MR. GIBBS: Well, I did not see Secretary Clinton's comments, and I've not spoken specifically to the Chief of Staff about this. But what I think what -- the mind-set that the administration has brought to our governing choices is what I enumerated earlier, and that is that for far too long many of the problems that we understand undermine our potential long-term economic growth -- whether it's dealing with our health care crisis, whether it's our increasing dependence on foreign oil, despite President after President after President discussing the dangers -- and as I said, he'll outline tomorrow some ideas for reform on education, because unless or until we meet those challenges and take those steps, we're sort of muddling around the edges; that we have to take some concrete, bold action to deal with the many challenges that we face; that our economy is not likely to grow in the long term unless or until we deal with them.
Q: Robert, as tomorrow marks the seventh week, I think, of the administration, what is your assessment of the process and speed of the nominations to the various agencies and departments in terms of deputies and things? And what does the President think of the progress, and is there any -- any examples, do you think, that he is more troubled by than others in terms of agencies?
MR. GIBBS: Well -- and I read out some statistics of a week or so ago and I'll certainly -- will get updated statistics and give them out to you all. I think if you look at the number of positions that you discussed that have been both nominated and approved, you'd find that this White House is ahead of the pack of many previous White House administrations in putting together a team throughout the Cabinet and the agencies involved in order to further the President and America's agenda.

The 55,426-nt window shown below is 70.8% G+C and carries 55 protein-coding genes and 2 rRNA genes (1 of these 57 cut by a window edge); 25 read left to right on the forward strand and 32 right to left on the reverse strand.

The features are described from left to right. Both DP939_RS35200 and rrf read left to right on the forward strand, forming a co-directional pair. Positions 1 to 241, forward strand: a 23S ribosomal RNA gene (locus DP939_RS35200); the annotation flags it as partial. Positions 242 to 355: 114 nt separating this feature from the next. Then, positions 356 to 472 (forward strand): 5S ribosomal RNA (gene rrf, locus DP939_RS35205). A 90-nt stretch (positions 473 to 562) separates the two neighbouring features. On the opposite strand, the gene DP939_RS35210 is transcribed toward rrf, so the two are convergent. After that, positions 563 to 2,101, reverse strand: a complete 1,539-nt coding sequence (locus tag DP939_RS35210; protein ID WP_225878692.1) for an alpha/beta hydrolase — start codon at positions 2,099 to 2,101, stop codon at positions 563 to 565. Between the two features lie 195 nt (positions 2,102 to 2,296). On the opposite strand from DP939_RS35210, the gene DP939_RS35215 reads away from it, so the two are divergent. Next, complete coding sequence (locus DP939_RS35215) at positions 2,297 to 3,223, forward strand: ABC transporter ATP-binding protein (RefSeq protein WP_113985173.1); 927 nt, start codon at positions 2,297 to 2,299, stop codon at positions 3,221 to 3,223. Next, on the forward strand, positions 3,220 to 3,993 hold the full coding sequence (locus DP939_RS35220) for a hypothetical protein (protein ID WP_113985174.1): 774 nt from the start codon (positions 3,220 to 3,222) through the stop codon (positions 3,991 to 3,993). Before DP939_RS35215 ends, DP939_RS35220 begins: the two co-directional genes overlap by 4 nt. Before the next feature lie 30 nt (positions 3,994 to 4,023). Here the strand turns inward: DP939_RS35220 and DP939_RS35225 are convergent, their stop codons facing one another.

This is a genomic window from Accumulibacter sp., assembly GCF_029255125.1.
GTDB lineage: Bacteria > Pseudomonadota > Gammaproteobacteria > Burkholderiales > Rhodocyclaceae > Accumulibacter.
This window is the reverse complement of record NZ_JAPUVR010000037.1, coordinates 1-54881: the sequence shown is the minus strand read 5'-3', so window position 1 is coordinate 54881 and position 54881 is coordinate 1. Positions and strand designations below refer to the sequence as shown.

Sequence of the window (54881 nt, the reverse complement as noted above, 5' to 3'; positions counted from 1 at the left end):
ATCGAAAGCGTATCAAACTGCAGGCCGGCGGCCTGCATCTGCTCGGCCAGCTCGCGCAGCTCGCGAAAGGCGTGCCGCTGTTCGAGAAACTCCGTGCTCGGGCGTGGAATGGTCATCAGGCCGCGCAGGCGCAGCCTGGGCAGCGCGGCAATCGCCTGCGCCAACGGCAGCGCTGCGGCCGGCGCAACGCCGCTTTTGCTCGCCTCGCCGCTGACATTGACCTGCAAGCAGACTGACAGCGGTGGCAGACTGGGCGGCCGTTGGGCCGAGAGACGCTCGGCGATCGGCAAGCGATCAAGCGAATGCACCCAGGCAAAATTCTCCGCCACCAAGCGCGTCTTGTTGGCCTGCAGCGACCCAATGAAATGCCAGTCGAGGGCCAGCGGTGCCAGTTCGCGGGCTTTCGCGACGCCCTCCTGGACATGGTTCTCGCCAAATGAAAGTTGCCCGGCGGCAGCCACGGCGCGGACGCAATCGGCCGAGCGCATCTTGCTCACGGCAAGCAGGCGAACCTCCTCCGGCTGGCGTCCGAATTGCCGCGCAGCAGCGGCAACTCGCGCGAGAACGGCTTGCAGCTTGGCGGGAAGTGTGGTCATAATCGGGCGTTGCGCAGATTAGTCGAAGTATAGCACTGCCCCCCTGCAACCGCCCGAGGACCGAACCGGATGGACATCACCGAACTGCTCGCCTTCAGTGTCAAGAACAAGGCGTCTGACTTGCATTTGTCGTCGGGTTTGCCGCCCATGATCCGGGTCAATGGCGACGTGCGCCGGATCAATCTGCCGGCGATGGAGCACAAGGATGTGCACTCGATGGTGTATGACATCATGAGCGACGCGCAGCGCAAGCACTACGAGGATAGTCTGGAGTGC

Look, obviously there's always a push and pull to this. And there's no doubt that you would love to walk in on the first day with the lights on and everybody at their desk, but I think the statistics denote quite clearly the progress that's been made and the fact that we're ahead of the curve in ensuring that people are at their jobs and working.
Obviously there's always room for improvement and we're working diligently each day to ensure that more nominees are sent and that we have cooperation with -- on our side, with Capitol Hill, in getting hearings and people in those jobs.
Q: Does he have a concern at all that that the process has been so rigorous in some respects, that good people are being either left behind of the time frame --
MR. GIBBS: I haven't talked to him specifically about that. I think that there -- undoubtedly, there's a rigorous process involved. We hope that we're working with Capitol Hill to ensure that at the same time there's appropriate rigor and vetting; that there's not in any way any undue delay in ensuring that good people who want to serve their country can get into the jobs that they've been nominated for, in order to, like I said, further America's agenda.